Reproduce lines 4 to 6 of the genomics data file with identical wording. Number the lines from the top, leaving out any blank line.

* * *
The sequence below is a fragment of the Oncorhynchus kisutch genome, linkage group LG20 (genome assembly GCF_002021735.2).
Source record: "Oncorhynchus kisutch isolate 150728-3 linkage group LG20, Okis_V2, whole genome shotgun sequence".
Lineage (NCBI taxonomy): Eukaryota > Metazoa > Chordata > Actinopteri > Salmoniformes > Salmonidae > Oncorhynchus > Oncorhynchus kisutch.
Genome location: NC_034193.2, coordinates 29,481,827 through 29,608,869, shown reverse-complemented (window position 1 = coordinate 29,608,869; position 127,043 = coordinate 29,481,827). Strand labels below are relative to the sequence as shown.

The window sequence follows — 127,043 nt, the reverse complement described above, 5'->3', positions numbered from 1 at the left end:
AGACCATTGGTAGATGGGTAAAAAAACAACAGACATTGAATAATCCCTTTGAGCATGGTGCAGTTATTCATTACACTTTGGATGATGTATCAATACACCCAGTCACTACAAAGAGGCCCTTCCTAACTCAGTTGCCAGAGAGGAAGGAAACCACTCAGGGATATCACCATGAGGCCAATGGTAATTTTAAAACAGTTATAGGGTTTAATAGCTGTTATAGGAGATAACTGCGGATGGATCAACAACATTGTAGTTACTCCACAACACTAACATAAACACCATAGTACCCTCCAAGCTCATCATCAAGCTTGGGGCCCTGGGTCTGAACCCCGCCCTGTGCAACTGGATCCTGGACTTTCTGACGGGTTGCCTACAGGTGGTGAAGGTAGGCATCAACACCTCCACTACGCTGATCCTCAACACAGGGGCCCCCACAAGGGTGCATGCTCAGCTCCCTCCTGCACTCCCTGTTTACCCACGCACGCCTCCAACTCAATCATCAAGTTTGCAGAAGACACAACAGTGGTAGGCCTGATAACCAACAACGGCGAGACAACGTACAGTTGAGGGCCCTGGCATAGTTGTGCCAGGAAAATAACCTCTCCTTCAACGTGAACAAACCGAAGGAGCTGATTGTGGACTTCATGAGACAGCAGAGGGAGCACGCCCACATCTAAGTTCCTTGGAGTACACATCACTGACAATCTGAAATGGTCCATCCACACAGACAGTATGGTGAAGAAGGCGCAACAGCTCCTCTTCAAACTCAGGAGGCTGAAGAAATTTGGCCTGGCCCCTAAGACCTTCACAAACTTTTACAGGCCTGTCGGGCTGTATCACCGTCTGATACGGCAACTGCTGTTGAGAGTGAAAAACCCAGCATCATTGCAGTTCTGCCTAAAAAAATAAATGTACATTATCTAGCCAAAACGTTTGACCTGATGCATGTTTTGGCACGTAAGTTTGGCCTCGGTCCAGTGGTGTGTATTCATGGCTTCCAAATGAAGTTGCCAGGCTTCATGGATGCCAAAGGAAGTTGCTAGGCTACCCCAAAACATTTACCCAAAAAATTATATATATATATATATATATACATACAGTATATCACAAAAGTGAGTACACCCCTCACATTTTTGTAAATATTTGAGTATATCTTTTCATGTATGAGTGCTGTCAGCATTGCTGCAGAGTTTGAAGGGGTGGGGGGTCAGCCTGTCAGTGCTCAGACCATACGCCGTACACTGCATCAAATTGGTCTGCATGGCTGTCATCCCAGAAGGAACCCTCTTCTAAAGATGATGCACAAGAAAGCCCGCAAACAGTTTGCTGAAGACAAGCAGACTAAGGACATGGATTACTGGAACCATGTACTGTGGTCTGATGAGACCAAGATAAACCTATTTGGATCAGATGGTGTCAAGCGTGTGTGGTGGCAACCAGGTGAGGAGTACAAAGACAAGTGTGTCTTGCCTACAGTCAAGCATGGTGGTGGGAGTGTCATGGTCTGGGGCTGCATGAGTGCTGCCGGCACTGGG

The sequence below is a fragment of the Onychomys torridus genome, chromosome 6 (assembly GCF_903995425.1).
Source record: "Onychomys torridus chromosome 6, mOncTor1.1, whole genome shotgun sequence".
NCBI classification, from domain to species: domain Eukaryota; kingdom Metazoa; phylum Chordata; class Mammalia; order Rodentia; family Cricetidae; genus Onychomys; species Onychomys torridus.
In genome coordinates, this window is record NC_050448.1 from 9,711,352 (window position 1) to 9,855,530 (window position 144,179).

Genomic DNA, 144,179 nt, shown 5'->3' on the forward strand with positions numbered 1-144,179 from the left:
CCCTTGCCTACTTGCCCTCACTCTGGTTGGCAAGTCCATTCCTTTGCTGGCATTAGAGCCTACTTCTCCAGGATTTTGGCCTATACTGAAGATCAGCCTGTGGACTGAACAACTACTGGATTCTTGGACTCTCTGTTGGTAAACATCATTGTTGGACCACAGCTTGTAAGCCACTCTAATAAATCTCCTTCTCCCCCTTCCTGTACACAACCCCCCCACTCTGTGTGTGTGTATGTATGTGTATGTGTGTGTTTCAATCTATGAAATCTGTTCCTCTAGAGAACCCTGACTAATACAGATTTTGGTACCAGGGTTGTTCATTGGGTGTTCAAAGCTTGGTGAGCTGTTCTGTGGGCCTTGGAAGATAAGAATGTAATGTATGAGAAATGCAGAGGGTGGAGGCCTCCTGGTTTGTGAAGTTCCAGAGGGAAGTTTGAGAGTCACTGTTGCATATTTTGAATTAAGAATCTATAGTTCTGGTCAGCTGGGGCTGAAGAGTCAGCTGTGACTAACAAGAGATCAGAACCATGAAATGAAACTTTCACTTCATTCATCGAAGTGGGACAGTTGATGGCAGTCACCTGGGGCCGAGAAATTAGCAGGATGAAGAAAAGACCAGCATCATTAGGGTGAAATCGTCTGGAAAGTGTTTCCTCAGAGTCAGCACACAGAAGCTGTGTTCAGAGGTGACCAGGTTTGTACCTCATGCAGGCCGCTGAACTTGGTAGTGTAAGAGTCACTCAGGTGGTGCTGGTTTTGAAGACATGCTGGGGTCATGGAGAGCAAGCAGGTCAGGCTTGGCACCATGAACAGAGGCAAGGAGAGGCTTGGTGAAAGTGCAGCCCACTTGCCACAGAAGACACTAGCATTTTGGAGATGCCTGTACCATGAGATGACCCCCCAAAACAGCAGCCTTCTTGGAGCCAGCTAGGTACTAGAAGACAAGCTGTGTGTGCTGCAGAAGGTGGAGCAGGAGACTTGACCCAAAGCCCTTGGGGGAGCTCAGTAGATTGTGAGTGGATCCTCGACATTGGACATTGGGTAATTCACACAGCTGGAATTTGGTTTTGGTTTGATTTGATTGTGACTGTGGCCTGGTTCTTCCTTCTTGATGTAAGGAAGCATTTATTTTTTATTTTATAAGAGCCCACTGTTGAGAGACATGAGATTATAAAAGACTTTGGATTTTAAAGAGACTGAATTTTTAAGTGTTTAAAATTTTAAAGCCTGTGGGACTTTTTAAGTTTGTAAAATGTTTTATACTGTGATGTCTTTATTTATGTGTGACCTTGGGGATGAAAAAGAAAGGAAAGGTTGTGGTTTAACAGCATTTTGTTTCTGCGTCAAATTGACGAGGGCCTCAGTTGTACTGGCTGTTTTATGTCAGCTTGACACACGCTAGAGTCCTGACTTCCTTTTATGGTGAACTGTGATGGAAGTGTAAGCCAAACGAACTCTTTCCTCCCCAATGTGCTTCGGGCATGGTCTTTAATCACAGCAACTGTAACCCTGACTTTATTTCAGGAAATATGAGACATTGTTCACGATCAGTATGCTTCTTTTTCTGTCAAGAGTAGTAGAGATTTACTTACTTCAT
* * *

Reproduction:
Genome location: NC_034193.2, coordinates 29,481,827 through 29,608,869, shown reverse-complemented (window position 1 = coordinate 29,608,869; position 127,043 = coordinate 29,481,827). Strand labels below are relative to the sequence as shown.

The window sequence follows — 127,043 nt, the reverse complement described above, 5'->3', positions numbered from 1 at the left end:
AGACCATTGGTAGATGGGTAAAAAAACAACAGACATTGAATAATCCCTTTGAGCATGGTGCAGTTATTCATTACACTTTGGATGATGTATCAATACACCCAGTCACTACAAAGAGGCCCTTCCTAACTCAGTTGCCAGAGAGGAAGGAAACCACTCAGGGATATCACCATGAGGCCAATGGTAATTTTAAAACAGTTATAGGGTTTAATAGCTGTTATAGGAGATAACTGCGGATGGATCAACAACATTGTAGTTACTCCACAACACTAACATAAACACCATAGTACCCTCCAAGCTCATCATCAAGCTTGGGGCCCTGGGTCTGAACCCCGCCCTGTGCAACTGGATCCTGGACTTTCTGACGGGTTGCCTACAGGTGGTGAAGGTAGGCATCAACACCTCCACTACGCTGATCCTCAACACAGGGGCCCCCACAAGGGTGCATGCTCAGCTCCCTCCTGCACTCCCTGTTTACCCACGCACGCCTCCAACTCAATCATCAAGTTTGCAGAAGACACAACAGTGGTAGGCCTGATAACCAACAACGGCGAGACAACGTACAGTTGAGGGCCCTGGCATAGTTGTGCCAGGAAAATAACCTCTCCTTCAACGTGAACAAACCGAAGGAGCTGATTGTGGACTTCATGAGACAGCAGAGGGAGCACGCCCACATCTAAGTTCCTTGGAGTACACATCACTGACAATCTGAAATGGTCCATCCACACAGACAGTATGGTGAAGAAGGCGCAACAGCTCCTCTTCAAACTCAGGAGGCTGAAGAAATTTGGCCTGGCCCCTAAGACCTTCACAAACTTTTACAGGCCTGTCGGGCTGTATCACCGTCTGATACGGCAACTGCTGTTGAGAGTGAAAAACCCAGCATCATTGCAGTTCTGCCTAAAAAAATAAATGTACATTATCTAGCCAAAACGTTTGACCTGATGCATGTTTTGGCACGTAAGTTTGGCCTCGGTCCAGTGGTGTGTATTCATGGCTTCCAAATGAAGTTGCCAGGCTTCATGGATGCCAAAGGAAGTTGCTAGGCTACCCCAAAACATTTACCCAAAAAATTATATATATATATATATATATACATACAGTATATCACAAAAGTGAGTACACCCCTCACATTTTTGTAAATATTTGAGTATATCTTTTCATGTATGAGTGCTGTCAGCATTGCTGCAGAGTTTGAAGGGGTGGGGGGTCAGCCTGTCAGTGCTCAGACCATACGCCGTACACTGCATCAAATTGGTCTGCATGGCTGTCATCCCAGAAGGAACCCTCTTCTAAAGATGATGCACAAGAAAGCCCGCAAACAGTTTGCTGAAGACAAGCAGACTAAGGACATGGATTACTGGAACCATGTACTGTGGTCTGATGAGACCAAGATAAACCTATTTGGATCAGATGGTGTCAAGCGTGTGTGGTGGCAACCAGGTGAGGAGTACAAAGACAAGTGTGTCTTGCCTACAGTCAAGCATGGTGGTGGGAGTGTCATGGTCTGGGGCTGCATGAGTGCTGCCGGCACTGGG